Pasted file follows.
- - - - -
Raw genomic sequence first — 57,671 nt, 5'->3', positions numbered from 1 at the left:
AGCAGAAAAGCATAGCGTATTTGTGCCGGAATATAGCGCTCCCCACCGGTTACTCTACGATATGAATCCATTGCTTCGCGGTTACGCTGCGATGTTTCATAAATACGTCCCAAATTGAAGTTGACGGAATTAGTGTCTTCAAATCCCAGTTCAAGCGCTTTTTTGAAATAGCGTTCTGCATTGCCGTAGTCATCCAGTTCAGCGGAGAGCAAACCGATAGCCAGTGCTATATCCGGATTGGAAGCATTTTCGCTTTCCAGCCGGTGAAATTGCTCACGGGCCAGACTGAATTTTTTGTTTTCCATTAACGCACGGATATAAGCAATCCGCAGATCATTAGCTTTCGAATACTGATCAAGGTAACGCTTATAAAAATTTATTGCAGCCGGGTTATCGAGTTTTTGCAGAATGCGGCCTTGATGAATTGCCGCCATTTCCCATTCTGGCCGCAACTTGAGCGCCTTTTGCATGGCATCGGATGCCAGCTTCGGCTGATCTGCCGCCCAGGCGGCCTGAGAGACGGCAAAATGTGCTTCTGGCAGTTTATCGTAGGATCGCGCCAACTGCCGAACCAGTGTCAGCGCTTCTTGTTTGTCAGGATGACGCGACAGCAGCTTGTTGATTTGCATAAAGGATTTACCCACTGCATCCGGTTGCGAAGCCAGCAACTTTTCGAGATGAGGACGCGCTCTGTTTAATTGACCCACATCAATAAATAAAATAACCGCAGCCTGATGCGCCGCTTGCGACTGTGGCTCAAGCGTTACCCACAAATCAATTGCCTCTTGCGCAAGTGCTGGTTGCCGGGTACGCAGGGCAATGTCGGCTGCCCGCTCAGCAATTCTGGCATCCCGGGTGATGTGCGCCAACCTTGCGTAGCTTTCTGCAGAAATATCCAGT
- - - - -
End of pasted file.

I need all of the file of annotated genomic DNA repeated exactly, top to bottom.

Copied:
Raw genomic sequence first — 57,671 nt, 5'->3', positions numbered from 1 at the left:
AGCAGAAAAGCATAGCGTATTTGTGCCGGAATATAGCGCTCCCCACCGGTTACTCTACGATATGAATCCATTGCTTCGCGGTTACGCTGCGATGTTTCATAAATACGTCCCAAATTGAAGTTGACGGAATTAGTGTCTTCAAATCCCAGTTCAAGCGCTTTTTTGAAATAGCGTTCTGCATTGCCGTAGTCATCCAGTTCAGCGGAGAGCAAACCGATAGCCAGTGCTATATCCGGATTGGAAGCATTTTCGCTTTCCAGCCGGTGAAATTGCTCACGGGCCAGACTGAATTTTTTGTTTTCCATTAACGCACGGATATAAGCAATCCGCAGATCATTAGCTTTCGAATACTGATCAAGGTAACGCTTATAAAAATTTATTGCAGCCGGGTTATCGAGTTTTTGCAGAATGCGGCCTTGATGAATTGCCGCCATTTCCCATTCTGGCCGCAACTTGAGCGCCTTTTGCATGGCATCGGATGCCAGCTTCGGCTGATCTGCCGCCCAGGCGGCCTGAGAGACGGCAAAATGTGCTTCTGGCAGTTTATCGTAGGATCGCGCCAACTGCCGAACCAGTGTCAGCGCTTCTTGTTTGTCAGGATGACGCGACAGCAGCTTGTTGATTTGCATAAAGGATTTACCCACTGCATCCGGTTGCGAAGCCAGCAACTTTTCGAGATGAGGACGCGCTCTGTTTAATTGACCCACATCAATAAATAAAATAACCGCAGCCTGATGCGCCGCTTGCGACTGTGGCTCAAGCGTTACCCACAAATCAATTGCCTCTTGCGCAAGTGCTGGTTGCCGGGTACGCAGGGCAATGTCGGCTGCCCGCTCAGCAATTCTGGCATCCCGGGTGATGTGCGCCAACCTTGCGTAGCTTTCTGCAGAAATATCCAGT